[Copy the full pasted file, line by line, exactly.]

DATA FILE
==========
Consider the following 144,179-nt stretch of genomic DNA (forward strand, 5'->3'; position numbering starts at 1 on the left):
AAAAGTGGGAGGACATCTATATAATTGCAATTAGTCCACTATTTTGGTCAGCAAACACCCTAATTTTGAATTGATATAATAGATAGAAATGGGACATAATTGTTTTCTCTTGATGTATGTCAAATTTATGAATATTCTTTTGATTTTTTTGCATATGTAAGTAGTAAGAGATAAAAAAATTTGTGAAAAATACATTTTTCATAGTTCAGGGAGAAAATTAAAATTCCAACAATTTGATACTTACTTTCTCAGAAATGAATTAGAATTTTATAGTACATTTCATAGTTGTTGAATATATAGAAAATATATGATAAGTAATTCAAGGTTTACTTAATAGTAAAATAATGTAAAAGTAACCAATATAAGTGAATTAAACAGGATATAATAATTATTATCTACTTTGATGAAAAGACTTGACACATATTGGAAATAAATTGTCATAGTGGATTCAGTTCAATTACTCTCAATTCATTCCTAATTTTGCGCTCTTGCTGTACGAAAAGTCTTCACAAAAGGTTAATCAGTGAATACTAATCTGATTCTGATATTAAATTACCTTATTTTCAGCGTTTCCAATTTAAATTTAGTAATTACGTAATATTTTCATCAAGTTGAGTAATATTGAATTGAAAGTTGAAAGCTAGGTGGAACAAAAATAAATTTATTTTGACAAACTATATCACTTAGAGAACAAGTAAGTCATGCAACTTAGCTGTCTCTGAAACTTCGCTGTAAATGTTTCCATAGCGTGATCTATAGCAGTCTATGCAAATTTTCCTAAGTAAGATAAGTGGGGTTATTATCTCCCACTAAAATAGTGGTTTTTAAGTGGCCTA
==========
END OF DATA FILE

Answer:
Consider the following 144,179-nt stretch of genomic DNA (forward strand, 5'->3'; position numbering starts at 1 on the left):
AAAAGTGGGAGGACATCTATATAATTGCAATTAGTCCACTATTTTGGTCAGCAAACACCCTAATTTTGAATTGATATAATAGATAGAAATGGGACATAATTGTTTTCTCTTGATGTATGTCAAATTTATGAATATTCTTTTGATTTTTTTGCATATGTAAGTAGTAAGAGATAAAAAAATTTGTGAAAAATACATTTTTCATAGTTCAGGGAGAAAATTAAAATTCCAACAATTTGATACTTACTTTCTCAGAAATGAATTAGAATTTTATAGTACATTTCATAGTTGTTGAATATATAGAAAATATATGATAAGTAATTCAAGGTTTACTTAATAGTAAAATAATGTAAAAGTAACCAATATAAGTGAATTAAACAGGATATAATAATTATTATCTACTTTGATGAAAAGACTTGACACATATTGGAAATAAATTGTCATAGTGGATTCAGTTCAATTACTCTCAATTCATTCCTAATTTTGCGCTCTTGCTGTACGAAAAGTCTTCACAAAAGGTTAATCAGTGAATACTAATCTGATTCTGATATTAAATTACCTTATTTTCAGCGTTTCCAATTTAAATTTAGTAATTACGTAATATTTTCATCAAGTTGAGTAATATTGAATTGAAAGTTGAAAGCTAGGTGGAACAAAAATAAATTTATTTTGACAAACTATATCACTTAGAGAACAAGTAAGTCATGCAACTTAGCTGTCTCTGAAACTTCGCTGTAAATGTTTCCATAGCGTGATCTATAGCAGTCTATGCAAATTTTCCTAAGTAAGATAAGTGGGGTTATTATCTCCCACTAAAATAGTGGTTTTTAAGTGGCCTA